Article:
Why you should laugh a lot more at work

I had some pretty gnarly anxieties when starting my most recent job.

Thankfully I lucked into sharing an office with a part-time, stand-up comedian. Every weekday, for about an hour, I’m treated to perhaps the most visceral attacks on my character. And it’s done wonders for my productivity; it helps that the barbs are funny of course.

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The immediate effects of a good laugh session have become even more visible in a professional context. You return to your desk feeling more energized, and a little less self-important. Laughing is a vulnerable affair, but it can be a great way to stay focused in the belly of a stressful work week, science even says so.

The link between laughter and productivity

Laughter boasts an established positive correlation with stress reduction. The process actually improves our ability to take in oxygen-rich air, which in turn improves heart health, muscle relaxation, and lung functionality. The long term befits of budgeting your day to accommodate a couple of wise-cracks, have been studied to boost our immune system, due to the release of neuropeptides that occurs when we have positive thoughts.

Laughter Wellness refers to the appreciation of laughter as a therapeutic method of managing stress and decreasing risks for chronic illnesses. The Journal of Primary Prevention backed workplace laughter as a strategy for enhancing employee morale, resilience, and personal efficacy beliefs. On a biological level, laughter has been shown to stimulate catecholamines, which are hormones responsible for the release of endorphins.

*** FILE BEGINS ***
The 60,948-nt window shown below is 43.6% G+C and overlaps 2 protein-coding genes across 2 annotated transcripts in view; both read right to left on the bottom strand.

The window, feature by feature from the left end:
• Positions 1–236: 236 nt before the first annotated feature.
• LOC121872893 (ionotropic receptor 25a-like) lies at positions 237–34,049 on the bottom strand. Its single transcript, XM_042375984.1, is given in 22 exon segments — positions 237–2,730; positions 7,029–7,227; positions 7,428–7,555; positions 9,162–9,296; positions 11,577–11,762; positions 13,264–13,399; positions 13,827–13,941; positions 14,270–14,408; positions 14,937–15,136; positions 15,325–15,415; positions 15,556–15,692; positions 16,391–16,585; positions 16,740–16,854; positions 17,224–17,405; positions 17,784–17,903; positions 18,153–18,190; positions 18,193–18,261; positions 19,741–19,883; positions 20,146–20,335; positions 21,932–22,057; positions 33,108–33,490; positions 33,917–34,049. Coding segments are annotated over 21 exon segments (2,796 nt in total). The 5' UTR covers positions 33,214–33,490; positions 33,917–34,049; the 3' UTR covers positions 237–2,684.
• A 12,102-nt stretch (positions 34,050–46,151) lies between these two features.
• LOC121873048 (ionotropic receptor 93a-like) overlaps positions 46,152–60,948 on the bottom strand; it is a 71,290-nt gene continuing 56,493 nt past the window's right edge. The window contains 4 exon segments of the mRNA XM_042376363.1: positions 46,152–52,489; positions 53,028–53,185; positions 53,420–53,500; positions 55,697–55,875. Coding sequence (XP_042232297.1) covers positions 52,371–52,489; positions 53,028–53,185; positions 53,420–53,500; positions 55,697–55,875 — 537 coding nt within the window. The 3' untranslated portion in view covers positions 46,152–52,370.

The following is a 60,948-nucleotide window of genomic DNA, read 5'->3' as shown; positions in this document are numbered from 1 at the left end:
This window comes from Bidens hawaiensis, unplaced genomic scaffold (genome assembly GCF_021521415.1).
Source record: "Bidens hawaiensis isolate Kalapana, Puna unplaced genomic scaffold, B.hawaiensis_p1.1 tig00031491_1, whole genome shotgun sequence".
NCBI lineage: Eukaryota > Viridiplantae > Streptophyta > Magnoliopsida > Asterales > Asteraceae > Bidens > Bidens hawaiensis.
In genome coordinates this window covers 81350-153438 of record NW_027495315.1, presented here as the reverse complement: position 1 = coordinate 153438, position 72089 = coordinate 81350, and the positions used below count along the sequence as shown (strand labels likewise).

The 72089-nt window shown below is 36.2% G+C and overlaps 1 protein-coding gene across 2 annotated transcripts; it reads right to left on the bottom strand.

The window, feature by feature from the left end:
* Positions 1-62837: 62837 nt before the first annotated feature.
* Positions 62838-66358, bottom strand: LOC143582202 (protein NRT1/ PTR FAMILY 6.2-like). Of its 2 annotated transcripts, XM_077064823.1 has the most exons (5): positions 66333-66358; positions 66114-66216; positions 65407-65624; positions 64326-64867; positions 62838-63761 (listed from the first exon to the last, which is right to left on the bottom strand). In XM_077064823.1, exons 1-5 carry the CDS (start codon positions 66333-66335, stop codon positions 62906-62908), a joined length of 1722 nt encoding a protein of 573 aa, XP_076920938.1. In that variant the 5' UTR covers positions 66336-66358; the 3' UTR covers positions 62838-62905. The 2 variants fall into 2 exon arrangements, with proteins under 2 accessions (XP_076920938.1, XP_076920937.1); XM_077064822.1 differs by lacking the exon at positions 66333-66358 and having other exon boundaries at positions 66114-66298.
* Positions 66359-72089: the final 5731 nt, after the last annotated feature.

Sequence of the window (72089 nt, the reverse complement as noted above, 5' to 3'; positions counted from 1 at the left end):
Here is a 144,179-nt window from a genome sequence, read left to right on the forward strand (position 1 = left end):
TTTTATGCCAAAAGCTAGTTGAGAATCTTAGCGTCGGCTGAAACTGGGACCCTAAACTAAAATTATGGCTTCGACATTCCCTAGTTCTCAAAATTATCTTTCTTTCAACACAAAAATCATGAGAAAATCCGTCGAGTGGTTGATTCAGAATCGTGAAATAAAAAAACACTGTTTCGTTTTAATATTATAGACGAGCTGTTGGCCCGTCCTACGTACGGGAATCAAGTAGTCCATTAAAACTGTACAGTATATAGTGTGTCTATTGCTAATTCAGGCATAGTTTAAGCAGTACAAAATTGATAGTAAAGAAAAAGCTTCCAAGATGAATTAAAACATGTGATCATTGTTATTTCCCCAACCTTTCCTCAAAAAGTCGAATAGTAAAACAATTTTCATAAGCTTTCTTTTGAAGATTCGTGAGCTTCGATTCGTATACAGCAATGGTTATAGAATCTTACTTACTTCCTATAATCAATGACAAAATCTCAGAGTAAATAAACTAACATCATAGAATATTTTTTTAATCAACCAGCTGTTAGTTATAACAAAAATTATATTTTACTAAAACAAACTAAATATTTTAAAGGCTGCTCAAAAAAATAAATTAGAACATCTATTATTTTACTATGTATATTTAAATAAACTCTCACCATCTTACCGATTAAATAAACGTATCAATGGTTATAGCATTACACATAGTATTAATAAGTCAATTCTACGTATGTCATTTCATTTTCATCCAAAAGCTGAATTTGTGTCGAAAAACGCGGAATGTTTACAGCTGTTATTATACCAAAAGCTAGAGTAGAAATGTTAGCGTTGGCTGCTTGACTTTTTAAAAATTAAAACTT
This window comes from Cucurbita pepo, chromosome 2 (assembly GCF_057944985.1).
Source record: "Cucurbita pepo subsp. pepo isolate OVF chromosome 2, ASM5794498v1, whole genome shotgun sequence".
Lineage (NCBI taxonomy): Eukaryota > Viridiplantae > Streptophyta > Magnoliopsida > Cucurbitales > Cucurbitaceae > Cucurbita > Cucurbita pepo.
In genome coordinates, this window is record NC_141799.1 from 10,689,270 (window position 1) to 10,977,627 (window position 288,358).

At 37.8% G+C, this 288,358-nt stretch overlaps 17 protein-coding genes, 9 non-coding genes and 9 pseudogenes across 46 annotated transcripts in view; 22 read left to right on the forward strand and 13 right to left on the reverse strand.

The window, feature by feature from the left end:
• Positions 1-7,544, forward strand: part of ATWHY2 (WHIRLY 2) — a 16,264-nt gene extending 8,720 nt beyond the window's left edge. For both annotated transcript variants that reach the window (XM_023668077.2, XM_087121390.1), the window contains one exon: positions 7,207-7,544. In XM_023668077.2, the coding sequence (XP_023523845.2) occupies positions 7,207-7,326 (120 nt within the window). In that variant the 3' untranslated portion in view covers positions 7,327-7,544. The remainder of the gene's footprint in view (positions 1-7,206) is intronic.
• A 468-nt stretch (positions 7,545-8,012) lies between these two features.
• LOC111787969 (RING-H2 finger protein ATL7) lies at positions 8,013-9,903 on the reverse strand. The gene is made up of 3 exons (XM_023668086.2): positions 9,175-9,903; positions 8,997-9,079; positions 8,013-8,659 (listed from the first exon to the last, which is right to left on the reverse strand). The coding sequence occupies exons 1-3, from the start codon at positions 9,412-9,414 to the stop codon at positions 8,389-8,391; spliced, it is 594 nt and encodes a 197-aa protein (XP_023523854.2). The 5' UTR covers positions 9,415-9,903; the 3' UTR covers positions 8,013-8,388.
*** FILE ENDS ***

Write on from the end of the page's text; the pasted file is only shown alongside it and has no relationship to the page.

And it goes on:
Unfortunately, outside the world of science, laughter is probably more often linked to poor time management, even though the research seems to imply the contrary. Leila Lewis of Fast Company makes a great point about all the money corporations dump into activities meant to foster employee solidarity.

Off-site happy hours, team building actives, and video games are all much more expensive than setting aside some time to guffaw.

The data is pretty undeniable. Workers are better at performing tasks when they are in a good mood.

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